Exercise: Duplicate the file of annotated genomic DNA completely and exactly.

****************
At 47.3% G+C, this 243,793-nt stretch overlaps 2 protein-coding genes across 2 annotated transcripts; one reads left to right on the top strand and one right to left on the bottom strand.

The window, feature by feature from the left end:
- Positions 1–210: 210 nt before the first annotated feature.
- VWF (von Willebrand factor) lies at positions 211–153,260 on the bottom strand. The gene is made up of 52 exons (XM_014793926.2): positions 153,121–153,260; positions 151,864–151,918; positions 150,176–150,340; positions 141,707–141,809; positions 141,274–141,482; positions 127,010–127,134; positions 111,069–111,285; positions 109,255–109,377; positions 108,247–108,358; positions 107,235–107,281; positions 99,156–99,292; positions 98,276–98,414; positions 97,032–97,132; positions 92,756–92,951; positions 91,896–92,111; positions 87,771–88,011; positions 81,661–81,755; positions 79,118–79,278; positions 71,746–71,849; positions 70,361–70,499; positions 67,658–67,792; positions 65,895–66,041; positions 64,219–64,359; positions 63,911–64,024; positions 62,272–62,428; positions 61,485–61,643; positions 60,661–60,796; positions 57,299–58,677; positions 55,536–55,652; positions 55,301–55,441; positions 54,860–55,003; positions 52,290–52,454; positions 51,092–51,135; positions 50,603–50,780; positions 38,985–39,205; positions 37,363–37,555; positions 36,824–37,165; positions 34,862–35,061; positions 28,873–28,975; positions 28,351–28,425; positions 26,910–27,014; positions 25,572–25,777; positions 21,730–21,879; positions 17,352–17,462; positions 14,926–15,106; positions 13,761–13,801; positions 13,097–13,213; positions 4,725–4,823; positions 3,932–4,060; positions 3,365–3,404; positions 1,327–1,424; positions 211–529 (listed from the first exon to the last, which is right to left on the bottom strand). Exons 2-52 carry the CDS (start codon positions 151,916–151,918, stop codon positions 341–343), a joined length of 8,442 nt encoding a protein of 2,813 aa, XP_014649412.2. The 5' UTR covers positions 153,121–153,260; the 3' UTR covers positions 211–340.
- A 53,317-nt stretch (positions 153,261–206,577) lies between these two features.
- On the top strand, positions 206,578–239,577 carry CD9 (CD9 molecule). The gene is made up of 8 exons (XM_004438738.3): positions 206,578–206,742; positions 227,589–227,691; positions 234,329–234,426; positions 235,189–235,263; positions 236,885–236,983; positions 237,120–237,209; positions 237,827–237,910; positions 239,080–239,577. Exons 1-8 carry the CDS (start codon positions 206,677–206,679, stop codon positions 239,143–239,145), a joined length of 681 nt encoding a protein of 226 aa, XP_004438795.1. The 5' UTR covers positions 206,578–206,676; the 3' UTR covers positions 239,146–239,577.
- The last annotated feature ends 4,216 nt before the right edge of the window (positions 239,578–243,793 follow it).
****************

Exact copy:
At 47.3% G+C, this 243,793-nt stretch overlaps 2 protein-coding genes across 2 annotated transcripts; one reads left to right on the top strand and one right to left on the bottom strand.

The window, feature by feature from the left end:
- Positions 1–210: 210 nt before the first annotated feature.
- VWF (von Willebrand factor) lies at positions 211–153,260 on the bottom strand. The gene is made up of 52 exons (XM_014793926.2): positions 153,121–153,260; positions 151,864–151,918; positions 150,176–150,340; positions 141,707–141,809; positions 141,274–141,482; positions 127,010–127,134; positions 111,069–111,285; positions 109,255–109,377; positions 108,247–108,358; positions 107,235–107,281; positions 99,156–99,292; positions 98,276–98,414; positions 97,032–97,132; positions 92,756–92,951; positions 91,896–92,111; positions 87,771–88,011; positions 81,661–81,755; positions 79,118–79,278; positions 71,746–71,849; positions 70,361–70,499; positions 67,658–67,792; positions 65,895–66,041; positions 64,219–64,359; positions 63,911–64,024; positions 62,272–62,428; positions 61,485–61,643; positions 60,661–60,796; positions 57,299–58,677; positions 55,536–55,652; positions 55,301–55,441; positions 54,860–55,003; positions 52,290–52,454; positions 51,092–51,135; positions 50,603–50,780; positions 38,985–39,205; positions 37,363–37,555; positions 36,824–37,165; positions 34,862–35,061; positions 28,873–28,975; positions 28,351–28,425; positions 26,910–27,014; positions 25,572–25,777; positions 21,730–21,879; positions 17,352–17,462; positions 14,926–15,106; positions 13,761–13,801; positions 13,097–13,213; positions 4,725–4,823; positions 3,932–4,060; positions 3,365–3,404; positions 1,327–1,424; positions 211–529 (listed from the first exon to the last, which is right to left on the bottom strand). Exons 2-52 carry the CDS (start codon positions 151,916–151,918, stop codon positions 341–343), a joined length of 8,442 nt encoding a protein of 2,813 aa, XP_014649412.2. The 5' UTR covers positions 153,121–153,260; the 3' UTR covers positions 211–340.
- A 53,317-nt stretch (positions 153,261–206,577) lies between these two features.
- On the top strand, positions 206,578–239,577 carry CD9 (CD9 molecule). The gene is made up of 8 exons (XM_004438738.3): positions 206,578–206,742; positions 227,589–227,691; positions 234,329–234,426; positions 235,189–235,263; positions 236,885–236,983; positions 237,120–237,209; positions 237,827–237,910; positions 239,080–239,577. Exons 1-8 carry the CDS (start codon positions 206,677–206,679, stop codon positions 239,143–239,145), a joined length of 681 nt encoding a protein of 226 aa, XP_004438795.1. The 5' UTR covers positions 206,578–206,676; the 3' UTR covers positions 239,146–239,577.
- The last annotated feature ends 4,216 nt before the right edge of the window (positions 239,578–243,793 follow it).